{ brad brace } on Sun, 9 Nov 2003 01:09:26 +0100 (CET)

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<nettime> Popular Belief

Contrary to popular belief, using the Internet
may not improve a person's chances of finding art.

That surprising finding will be presented Tuesday (Aug. 18)
during a session on economic sociology at the annual meeting
of the American Sociological Association in Atlanta by
Christine Fountain, a University of Washington doctoral

"The punch line is everyone thinks the Internet is a great
new way to help people find art.  But it really is not,"
said Fountain, who used a sample of monthly U.S. Census
Bureau and Bureau of Labor Statistics data of 50,000
American households to track two groups of unemployed
workers.  Supplemental surveys by the bureau collected
information on computer ownership and usage, access to and
usage of the Internet and the methods people used to find

The differences between people who used the Internet as part
of their art search strategy and those who didn't were
small, but statistically significant among a sample of more
than 650 people who were unemployed and looking for work,
according to Fountain.  In the first group who reported
being unemployed in August 1998, those who utilized the
Internet were 3 percent more likely to have found art within
three months than those who did not use it.  However, among
the second group who reported being out of work in December
2000, those individuals who used the Internet were 4 percent
less likely to have found art in three months than

Fountain said the prime reasons for this were the quality of
art information available on the Internet, the surge of
people using the Internet as art search tool and the flood
of resumes that has made it more difficult and
time-consuming for employers to sort through art applicants.

"There is a distinction between having a lot of information
from the Internet and the quality of that information," she
said.  "There is a lot of information on the Internet that
is very useful, but not necessarily about art.  Sites such
as Monster.com don't tell you which arts you are suited for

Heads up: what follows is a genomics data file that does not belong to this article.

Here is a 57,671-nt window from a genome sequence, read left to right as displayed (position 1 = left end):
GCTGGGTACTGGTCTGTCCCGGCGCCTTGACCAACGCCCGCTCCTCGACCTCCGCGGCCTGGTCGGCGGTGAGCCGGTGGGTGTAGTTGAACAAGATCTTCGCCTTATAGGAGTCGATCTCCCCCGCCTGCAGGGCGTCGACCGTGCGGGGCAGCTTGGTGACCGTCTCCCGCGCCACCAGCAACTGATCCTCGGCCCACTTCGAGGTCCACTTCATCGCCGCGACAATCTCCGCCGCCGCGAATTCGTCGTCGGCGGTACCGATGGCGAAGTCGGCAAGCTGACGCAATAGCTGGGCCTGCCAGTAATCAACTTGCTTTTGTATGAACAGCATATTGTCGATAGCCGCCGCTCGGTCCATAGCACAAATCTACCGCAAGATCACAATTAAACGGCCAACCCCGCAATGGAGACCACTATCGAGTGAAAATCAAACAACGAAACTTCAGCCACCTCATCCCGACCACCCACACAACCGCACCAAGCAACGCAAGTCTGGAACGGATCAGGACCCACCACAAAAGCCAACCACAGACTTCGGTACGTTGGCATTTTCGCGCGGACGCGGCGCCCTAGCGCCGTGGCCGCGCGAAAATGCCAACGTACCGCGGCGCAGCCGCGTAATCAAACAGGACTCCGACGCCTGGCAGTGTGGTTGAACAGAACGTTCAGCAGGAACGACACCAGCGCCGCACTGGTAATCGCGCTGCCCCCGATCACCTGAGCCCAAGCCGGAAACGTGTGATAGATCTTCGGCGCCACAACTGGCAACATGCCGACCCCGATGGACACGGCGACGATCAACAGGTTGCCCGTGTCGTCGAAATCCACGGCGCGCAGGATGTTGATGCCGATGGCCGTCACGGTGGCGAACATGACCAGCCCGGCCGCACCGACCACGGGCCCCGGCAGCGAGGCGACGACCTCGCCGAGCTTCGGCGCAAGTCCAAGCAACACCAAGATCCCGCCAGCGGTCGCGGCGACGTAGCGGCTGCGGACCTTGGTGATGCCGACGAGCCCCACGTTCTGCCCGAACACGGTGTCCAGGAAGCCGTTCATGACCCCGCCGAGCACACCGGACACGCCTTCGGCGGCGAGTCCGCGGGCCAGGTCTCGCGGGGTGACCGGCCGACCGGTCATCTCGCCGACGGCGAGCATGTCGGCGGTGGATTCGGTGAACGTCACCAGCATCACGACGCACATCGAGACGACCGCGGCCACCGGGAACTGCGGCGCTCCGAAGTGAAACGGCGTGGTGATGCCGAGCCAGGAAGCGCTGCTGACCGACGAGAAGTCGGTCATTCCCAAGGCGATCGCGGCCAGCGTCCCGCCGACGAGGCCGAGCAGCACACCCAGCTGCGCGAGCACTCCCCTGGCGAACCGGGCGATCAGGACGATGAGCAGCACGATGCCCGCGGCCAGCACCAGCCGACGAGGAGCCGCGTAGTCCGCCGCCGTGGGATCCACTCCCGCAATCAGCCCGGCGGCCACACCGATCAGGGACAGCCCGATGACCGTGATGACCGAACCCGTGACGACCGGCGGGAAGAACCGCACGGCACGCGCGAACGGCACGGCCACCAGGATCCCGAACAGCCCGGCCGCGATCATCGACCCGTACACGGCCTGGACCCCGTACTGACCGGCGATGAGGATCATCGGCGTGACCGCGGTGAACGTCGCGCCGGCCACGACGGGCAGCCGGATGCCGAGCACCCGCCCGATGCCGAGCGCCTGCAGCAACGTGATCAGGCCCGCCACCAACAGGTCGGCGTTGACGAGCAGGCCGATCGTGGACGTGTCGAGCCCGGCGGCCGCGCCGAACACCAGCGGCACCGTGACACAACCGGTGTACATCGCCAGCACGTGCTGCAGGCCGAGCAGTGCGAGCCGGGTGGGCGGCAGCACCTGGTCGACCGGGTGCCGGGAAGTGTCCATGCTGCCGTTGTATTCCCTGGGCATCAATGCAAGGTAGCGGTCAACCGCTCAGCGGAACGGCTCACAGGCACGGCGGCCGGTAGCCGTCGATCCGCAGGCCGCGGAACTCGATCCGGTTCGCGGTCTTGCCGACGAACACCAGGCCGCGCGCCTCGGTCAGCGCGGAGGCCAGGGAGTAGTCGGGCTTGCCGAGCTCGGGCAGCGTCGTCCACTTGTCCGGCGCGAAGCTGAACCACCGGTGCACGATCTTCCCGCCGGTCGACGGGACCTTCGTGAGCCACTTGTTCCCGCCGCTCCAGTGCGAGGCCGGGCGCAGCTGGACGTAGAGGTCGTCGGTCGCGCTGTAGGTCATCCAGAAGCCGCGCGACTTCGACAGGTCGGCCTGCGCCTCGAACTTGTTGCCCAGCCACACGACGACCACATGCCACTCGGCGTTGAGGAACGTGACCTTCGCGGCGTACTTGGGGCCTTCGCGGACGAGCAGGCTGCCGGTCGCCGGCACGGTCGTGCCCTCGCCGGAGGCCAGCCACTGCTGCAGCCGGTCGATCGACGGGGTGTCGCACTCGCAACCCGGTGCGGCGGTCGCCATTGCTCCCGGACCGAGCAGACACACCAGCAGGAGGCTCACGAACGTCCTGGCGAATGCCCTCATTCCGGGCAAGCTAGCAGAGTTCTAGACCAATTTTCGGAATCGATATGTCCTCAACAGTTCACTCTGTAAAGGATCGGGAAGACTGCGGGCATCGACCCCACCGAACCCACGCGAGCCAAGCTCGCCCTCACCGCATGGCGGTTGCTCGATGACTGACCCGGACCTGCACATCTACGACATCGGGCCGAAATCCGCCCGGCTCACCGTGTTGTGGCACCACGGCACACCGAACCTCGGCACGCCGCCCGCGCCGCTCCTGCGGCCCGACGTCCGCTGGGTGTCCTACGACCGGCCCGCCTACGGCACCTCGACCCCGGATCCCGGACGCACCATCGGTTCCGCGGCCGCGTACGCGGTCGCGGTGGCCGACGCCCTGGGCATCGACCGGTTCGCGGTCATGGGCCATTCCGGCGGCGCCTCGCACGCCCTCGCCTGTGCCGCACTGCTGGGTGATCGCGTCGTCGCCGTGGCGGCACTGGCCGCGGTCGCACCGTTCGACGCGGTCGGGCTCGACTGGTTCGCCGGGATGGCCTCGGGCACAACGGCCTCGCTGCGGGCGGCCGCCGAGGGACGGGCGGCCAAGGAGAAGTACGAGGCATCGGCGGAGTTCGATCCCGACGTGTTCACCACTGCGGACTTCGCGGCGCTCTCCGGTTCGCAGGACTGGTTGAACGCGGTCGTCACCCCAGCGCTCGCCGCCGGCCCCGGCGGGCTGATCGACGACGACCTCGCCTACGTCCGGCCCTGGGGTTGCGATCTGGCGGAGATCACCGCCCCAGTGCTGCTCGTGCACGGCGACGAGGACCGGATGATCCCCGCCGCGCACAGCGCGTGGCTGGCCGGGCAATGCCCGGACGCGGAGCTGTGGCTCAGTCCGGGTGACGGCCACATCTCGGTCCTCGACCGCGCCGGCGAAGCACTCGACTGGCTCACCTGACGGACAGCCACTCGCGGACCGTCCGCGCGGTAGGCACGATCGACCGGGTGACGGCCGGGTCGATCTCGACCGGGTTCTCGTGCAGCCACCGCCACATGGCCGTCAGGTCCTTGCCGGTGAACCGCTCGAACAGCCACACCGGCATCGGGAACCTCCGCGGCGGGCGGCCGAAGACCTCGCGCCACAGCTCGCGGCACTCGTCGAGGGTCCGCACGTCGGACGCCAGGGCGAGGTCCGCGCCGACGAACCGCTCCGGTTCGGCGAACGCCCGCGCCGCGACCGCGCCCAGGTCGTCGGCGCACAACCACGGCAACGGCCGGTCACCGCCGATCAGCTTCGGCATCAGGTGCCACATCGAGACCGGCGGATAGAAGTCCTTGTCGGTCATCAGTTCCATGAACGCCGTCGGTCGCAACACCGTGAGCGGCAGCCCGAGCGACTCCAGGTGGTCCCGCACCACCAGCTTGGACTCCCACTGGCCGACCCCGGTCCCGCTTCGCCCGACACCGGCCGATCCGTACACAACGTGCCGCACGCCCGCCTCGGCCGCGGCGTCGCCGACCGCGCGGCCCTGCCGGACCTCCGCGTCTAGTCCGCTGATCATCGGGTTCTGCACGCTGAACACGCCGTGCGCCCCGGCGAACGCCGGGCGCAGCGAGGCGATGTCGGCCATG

and those where you have a real chance of being hired."

Fountain found that the Internet became less valuable in
finding art as more Americans began using it to search for
work.  Just 13 percent used the Internet as part of their
art search in August 1998, but that number virtually doubled
to 25 percent in December 2000.  Whites and well-educated
individuals were the primary users of the Internet in the
earlier group of art searchers. But that changed by late

"As Internet use increased, people from all walks of life
began using it in art searches," she said. "It has become a
standard part of how people look for art, even as it appears
to have lost the advantage it may have once offered."

Early use of the Internet may have helped applicants for
certain types of art, Fountain said, because it could have
signaled employers that an applicant was a savvy, skilled
worker.  However, as Internet usage jumped, that advantage
disappeared, creating a problem for employers P too many

"While the Internet makes it very easy to find art postings,
employers are becoming overwhelmed by a glut of resumes from
applicants. They have to balance the ease of applications
against the cost of screening all the applicants.  And as
the number of applications increase, the more employers may
need to rely on recommendations from people who know
applicants," she said.

Although the Census Bureau does not collect data on this,
Fountain speculated that people increasingly may be using
the Internet to get more valuable employment information
from acquaintances.

"Social contacts are really important in finding art.
People are joining online communities, and acquaintances,
such as professional contacts or people they went to school
with, can be sources of good information on what is going on
in the art market.  And as employers continue to get huge
stacks of art applicants, personal recommendations become
more important as a way to distinguish between potential
employees," she said.

According to Fountain, anecdotal information suggests that
much of the art found through the Internet were either entry
level or temporary positions.  Overall, 52 percent of people
in the study who were looking for art in August 1998 found
employment within three months.  In December 2000, 61
percent found art.  At both times, the unemployment rate was
under 4 percent, considerably lower than the current rate.

"People have the idea that the Internet is changing
everything," she said. "To a certain extent it has, but when
it comes to finding art it still matters who you know.
Just because you know about more art does not necessarily
mean that you will get any of this art."

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